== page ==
Bank of America has had a tough time over the last few years. Things arguably started in earnest when it acquired Merrill Lynch back in late 2008. At the worst of the financial crisis, BofA went through with the acquisition despite the investment banking firm's hemorrhaging losses. The acquisition engendered huge criticism, law suits by the SEC and NY Attorney General, and a shareholder class action. Since then things have only gotten worse. Law suits arising out of the mortgage business have proliferated and share prices are down.
The NYT had a piece that to some degree revisited the Merrill Lynch acquisition, "Profits but No Joy for Merrill." The article noted that the business at the investment bank was doing "surprisingly well" and that based upon fees is second only to JP Morgan. In other words, it was a smart acquisition by BofA. (This is the case despite the fact that the article states that "[i]n hindsight, many agree that Mr. Moynihan's predecessor, Kenneth D. Lewis paid too much for Merrill Lynch").
This piece requires a few observations. Go back to the Fall of 2008. The financial markets were in free fall. Lehman shut down and the interbank market ceased to function. Merrill Lynch was the next domino expected to fall. In fact, as its current success shows, Merrill Lynch was not a sick company that needed to be disciplined by the market. It was a healthy, strong investment bank that was weakened by unusual economic conditions that had not been seen since the Great Depression. Merrill Lynch suffered from the loss of confidence that rippled through the financial markets and, unlike the commercial banks, it did not have the benefit of the Federal Reserve to bail it. For anyone who thinks that the market is always right and government intervention is always wrong they should study these circumstances.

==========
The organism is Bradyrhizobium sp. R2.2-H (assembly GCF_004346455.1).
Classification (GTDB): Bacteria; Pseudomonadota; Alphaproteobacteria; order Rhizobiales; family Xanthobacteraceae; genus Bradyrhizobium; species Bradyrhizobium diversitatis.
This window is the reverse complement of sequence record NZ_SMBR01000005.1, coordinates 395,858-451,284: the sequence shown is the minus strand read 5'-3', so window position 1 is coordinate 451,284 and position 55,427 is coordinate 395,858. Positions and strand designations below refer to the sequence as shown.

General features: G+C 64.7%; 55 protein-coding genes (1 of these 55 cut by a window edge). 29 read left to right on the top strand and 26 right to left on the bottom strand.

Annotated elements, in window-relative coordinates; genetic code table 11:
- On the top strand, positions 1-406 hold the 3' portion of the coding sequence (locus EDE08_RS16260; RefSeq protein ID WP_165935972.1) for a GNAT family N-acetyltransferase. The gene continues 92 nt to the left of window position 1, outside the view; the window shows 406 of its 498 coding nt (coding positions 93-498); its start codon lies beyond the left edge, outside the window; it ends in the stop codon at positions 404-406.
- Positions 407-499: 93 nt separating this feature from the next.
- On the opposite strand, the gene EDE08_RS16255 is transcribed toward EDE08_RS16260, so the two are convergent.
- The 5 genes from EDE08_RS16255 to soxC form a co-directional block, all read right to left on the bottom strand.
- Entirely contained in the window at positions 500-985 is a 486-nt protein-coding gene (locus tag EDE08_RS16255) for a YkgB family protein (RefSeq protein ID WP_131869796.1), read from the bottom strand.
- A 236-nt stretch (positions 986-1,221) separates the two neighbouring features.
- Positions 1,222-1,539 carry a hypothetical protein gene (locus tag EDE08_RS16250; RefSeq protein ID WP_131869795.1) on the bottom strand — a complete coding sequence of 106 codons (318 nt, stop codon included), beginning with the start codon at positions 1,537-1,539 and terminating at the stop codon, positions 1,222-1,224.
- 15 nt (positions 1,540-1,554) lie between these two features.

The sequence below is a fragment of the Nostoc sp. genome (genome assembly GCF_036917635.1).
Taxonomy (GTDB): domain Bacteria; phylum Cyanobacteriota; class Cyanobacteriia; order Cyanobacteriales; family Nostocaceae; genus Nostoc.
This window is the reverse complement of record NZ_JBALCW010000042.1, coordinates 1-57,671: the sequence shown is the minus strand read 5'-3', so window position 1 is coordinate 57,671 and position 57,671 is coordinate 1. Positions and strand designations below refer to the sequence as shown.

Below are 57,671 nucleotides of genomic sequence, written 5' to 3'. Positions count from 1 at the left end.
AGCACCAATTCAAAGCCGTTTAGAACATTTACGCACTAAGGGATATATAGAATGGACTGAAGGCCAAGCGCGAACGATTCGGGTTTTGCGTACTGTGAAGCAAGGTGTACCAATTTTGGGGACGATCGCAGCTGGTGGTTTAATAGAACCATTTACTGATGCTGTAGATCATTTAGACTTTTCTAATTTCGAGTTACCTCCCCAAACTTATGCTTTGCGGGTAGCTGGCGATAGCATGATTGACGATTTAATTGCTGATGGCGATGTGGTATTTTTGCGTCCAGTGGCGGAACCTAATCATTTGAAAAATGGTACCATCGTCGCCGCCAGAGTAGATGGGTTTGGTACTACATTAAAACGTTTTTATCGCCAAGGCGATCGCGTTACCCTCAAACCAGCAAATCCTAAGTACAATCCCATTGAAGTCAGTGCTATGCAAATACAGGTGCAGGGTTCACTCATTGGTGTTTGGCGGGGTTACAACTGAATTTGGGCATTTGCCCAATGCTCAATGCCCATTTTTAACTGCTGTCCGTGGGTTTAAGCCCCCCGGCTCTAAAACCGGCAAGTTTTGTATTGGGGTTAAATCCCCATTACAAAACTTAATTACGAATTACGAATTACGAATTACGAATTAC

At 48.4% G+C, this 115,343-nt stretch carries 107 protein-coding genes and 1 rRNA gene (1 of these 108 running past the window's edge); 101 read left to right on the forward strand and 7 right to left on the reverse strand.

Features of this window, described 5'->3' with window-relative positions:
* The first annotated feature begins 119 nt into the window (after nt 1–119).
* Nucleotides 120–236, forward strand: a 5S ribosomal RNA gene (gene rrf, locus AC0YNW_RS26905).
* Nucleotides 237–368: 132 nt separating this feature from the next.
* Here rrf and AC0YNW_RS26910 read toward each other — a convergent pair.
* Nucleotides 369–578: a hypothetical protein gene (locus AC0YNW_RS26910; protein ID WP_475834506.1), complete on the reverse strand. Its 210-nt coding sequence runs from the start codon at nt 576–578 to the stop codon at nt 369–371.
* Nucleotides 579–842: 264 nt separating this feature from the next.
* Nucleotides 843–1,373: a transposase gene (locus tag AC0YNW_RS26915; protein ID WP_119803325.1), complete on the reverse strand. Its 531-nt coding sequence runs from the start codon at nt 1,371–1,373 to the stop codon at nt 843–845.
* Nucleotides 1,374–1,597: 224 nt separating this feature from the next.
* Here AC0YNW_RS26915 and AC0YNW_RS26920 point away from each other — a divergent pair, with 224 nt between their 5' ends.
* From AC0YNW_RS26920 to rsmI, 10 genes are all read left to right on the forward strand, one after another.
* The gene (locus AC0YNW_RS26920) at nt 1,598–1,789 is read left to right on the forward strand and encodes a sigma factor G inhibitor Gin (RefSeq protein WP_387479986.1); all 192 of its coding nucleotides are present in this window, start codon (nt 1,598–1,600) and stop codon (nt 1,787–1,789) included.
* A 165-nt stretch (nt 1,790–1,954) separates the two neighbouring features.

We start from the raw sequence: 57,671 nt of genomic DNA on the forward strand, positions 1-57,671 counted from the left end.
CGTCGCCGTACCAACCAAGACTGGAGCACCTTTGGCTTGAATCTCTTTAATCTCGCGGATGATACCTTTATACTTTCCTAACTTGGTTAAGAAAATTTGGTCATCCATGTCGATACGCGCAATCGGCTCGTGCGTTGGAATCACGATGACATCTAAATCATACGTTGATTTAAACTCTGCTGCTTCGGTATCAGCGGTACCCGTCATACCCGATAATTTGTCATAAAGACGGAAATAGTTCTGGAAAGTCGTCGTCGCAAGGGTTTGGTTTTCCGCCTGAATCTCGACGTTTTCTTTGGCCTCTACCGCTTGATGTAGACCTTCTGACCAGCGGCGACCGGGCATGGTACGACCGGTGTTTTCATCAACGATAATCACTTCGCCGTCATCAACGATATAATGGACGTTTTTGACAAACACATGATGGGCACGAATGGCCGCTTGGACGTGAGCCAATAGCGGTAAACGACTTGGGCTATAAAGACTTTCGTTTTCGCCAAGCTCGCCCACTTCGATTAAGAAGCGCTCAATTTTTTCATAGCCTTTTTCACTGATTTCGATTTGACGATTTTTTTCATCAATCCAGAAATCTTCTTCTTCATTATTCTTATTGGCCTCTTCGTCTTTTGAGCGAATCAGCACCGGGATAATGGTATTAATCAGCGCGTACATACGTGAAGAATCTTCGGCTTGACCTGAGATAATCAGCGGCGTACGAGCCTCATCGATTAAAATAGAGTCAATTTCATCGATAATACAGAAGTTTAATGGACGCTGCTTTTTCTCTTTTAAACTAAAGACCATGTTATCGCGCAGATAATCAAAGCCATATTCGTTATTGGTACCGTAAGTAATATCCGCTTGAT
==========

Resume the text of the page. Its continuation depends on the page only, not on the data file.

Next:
The second thing is that BofA was right to buy Merrill. That seems clear now. But its more than that. Had Merrill not been purchased, Treasury probably would have allowed it to fail. Had Merrill failed, along with Lehman, the depths of the financial crisis would have gotten exponentially worse. However bad things were and however slow the recovery has been, they would have been far worse had a second investment bank collapesed. As we noted on this Blog, the acquisition of Merrill presumably prevented its failure and presumably prevented a crises from getting far worse.
In that regard, note the leadership that this acquisition took. The easy thing to have done, given the growing losses at Merrill, would have been to back out. Sure there would have been lawsuits and fallout. But those are costs that can be managed. Instead, the acquisition went through, the financial markets were saved a debilitating shock, and BofA got a profitable business that is today keeping it afloat. Lewis was able to see the future in a way that, at the time of the acquisition, many could not and he was able to persevere despite enormous criticism.
As BofA continues to suffer from low share prices and relentless law suits, it is worth keeping in mind that it probably did more than any other business to help the US recover from the financial crisis.